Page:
Meredith Carruthers is an artist living in Montreal. In 2004 Meredith completed her MFA at Concordia University, where her studies included the exchange program to The Glasgow School of Art. In recent projects she has constructed a life-sized crepe paper swan and created a velour archipelagos for tinfoil cats. Meredith has participated in exhibitions in Montreal, Vancouver and New York.
Meredith is a member of Leisure Projects with Susannah Wesley, an independent artist-curator initiative that seeks opportunities in glamorous hotel basements, tiny modernist apartments and in the gaps of established gallery programming.
Paper is thin material used for writing upon, printing upon or packaging. It is produced by the amalgamation of fibres, typically vegetable fibers composed of cellulose, which are subsequently held together by hydrogen bonding. While the fibres are usually natural in origin, a wide variety of synthetic fibres, such as polypropylene and polyethylene, may be incorporated into paper as a way of imparting desirable physical properties. The most common source of these kinds of fibres is wood pulp from pulpwood trees. Vegetable fibre materials such as cotton, hemp, linen, and rice are also used.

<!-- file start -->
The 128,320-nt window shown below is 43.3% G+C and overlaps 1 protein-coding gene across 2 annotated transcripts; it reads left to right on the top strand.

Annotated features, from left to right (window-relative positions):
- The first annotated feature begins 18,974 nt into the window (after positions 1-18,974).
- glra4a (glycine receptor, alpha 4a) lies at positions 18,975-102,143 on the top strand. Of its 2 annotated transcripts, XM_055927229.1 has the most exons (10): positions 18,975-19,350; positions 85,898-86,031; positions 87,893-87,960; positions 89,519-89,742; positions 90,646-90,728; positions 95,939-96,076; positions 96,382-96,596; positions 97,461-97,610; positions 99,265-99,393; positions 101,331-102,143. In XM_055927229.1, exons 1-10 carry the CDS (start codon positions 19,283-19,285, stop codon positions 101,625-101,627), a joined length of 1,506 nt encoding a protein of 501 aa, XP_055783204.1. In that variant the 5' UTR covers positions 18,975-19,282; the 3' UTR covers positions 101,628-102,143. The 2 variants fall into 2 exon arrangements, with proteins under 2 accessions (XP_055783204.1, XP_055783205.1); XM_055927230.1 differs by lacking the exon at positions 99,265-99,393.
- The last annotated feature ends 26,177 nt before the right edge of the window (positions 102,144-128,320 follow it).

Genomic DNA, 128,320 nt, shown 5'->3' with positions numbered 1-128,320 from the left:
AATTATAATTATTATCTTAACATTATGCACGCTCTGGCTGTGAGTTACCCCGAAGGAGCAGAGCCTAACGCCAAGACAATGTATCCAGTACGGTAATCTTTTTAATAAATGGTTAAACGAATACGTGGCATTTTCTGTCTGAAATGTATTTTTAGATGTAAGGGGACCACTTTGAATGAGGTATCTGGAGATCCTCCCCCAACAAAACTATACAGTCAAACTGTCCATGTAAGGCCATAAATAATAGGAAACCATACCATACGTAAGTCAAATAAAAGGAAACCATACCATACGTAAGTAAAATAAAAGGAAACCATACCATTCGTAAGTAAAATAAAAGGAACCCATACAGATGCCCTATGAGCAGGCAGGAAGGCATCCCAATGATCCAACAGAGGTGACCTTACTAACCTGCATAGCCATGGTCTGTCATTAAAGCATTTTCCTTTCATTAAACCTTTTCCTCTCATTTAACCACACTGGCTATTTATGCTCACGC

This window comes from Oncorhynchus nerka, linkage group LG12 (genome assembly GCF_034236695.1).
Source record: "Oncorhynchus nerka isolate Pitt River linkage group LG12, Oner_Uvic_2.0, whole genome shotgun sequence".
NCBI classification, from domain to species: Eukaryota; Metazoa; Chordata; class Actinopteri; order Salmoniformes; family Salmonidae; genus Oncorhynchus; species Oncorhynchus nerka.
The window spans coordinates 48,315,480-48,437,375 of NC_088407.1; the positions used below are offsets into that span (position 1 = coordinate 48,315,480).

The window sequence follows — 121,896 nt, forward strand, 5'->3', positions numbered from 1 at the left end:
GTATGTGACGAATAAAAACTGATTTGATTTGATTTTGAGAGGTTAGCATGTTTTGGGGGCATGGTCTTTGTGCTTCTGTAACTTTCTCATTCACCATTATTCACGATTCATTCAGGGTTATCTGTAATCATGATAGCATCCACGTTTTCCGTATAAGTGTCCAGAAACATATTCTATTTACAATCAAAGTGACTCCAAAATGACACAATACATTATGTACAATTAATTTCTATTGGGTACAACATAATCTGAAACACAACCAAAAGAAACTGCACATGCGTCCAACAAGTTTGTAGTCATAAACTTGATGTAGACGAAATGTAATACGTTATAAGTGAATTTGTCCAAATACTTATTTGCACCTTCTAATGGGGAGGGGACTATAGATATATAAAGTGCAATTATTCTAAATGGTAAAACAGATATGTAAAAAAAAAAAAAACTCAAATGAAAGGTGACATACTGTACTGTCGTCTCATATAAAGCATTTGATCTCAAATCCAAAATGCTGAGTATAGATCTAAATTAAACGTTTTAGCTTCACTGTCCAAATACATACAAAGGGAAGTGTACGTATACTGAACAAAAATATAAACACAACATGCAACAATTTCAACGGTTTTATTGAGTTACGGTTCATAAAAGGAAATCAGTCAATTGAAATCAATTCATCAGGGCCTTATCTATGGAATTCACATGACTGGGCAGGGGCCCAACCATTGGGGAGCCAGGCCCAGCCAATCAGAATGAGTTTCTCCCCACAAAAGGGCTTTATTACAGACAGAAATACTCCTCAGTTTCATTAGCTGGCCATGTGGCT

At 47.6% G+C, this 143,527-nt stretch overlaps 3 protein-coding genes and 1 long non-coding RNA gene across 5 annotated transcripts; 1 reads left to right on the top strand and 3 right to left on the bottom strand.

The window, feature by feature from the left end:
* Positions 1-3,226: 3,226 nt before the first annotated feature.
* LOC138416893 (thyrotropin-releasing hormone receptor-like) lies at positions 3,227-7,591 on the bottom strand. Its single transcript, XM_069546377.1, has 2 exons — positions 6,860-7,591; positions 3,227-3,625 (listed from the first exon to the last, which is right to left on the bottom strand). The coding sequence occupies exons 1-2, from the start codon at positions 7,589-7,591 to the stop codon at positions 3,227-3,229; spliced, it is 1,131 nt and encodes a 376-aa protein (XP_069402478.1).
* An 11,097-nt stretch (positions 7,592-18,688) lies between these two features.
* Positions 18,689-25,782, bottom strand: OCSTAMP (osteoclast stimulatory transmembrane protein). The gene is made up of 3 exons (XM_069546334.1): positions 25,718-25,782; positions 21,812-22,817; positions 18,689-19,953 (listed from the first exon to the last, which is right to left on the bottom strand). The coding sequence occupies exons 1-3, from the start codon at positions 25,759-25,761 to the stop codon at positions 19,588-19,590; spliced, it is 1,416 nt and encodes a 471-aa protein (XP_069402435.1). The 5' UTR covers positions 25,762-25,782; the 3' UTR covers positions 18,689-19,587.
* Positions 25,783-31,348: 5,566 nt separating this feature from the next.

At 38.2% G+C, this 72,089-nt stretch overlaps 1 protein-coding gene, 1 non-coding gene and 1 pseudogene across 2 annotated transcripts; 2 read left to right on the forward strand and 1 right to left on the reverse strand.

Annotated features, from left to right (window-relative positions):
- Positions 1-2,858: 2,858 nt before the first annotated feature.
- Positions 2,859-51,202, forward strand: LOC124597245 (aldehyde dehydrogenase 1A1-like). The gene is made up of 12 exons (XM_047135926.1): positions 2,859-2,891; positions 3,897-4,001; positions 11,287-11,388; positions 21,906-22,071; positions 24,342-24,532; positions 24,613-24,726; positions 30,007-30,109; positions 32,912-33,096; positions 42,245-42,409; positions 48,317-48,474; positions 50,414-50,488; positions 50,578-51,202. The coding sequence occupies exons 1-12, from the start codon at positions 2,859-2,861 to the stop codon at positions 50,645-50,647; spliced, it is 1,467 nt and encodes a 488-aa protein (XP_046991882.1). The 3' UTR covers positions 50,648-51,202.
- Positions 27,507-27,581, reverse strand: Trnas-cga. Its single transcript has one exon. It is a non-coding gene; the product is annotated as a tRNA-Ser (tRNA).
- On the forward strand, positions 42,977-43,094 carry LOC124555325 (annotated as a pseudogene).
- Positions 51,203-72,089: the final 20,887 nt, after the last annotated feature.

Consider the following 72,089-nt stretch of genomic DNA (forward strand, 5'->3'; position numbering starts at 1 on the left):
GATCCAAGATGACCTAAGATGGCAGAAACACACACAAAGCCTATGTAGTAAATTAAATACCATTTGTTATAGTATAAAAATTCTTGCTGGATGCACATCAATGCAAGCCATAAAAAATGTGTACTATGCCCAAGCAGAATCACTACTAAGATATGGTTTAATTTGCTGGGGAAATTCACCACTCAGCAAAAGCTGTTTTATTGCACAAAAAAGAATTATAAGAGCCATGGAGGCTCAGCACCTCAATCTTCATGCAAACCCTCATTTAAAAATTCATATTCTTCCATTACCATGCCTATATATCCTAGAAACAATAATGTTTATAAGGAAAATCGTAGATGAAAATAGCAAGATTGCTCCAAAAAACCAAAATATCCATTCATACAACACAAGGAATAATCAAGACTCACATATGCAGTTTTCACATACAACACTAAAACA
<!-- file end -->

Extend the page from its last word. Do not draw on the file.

Alchemy refers to both an early form of the investigation of nature and an early philosophical and spiritual discipline, both combining elements of chemistry, metallurgy, physics, medicine, astrology, semiotics, mysticism, spiritualism, and art all as parts of one greater force. Alchemy has been practiced in Mesopotamia, Ancient Egypt, Persia, India, and China, in Classical Greece and Rome, in the Muslim civilization, and then in Europe up to the 19th century—in a complex network of schools and philosophical systems spanning at least 2500 years.